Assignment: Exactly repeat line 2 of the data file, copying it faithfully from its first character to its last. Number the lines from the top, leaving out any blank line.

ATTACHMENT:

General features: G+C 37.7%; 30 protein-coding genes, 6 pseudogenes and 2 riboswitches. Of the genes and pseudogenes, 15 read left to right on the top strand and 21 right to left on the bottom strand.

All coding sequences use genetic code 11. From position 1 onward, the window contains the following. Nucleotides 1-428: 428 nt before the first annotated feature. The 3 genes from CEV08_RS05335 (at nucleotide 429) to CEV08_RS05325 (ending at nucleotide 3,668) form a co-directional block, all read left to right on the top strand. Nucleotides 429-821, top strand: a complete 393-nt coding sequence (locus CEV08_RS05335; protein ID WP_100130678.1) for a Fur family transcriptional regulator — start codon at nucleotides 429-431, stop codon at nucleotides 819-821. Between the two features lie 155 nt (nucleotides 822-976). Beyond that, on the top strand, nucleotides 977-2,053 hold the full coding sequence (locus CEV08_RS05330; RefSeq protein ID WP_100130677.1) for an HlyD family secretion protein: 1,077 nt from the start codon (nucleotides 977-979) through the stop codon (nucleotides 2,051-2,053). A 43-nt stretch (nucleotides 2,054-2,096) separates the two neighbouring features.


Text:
All coding sequences use genetic code 11. From position 1 onward, the window contains the following. Nucleotides 1-428: 428 nt before the first annotated feature. The 3 genes from CEV08_RS05335 (at nucleotide 429) to CEV08_RS05325 (ending at nucleotide 3,668) form a co-directional block, all read left to right on the top strand. Nucleotides 429-821, top strand: a complete 393-nt coding sequence (locus CEV08_RS05335; protein ID WP_100130678.1) for a Fur family transcriptional regulator — start codon at nucleotides 429-431, stop codon at nucleotides 819-821. Between the two features lie 155 nt (nucleotides 822-976). Beyond that, on the top strand, nucleotides 977-2,053 hold the full coding sequence (locus CEV08_RS05330; RefSeq protein ID WP_100130677.1) for an HlyD family secretion protein: 1,077 nt from the start codon (nucleotides 977-979) through the stop codon (nucleotides 2,051-2,053). A 43-nt stretch (nucleotides 2,054-2,096) separates the two neighbouring features.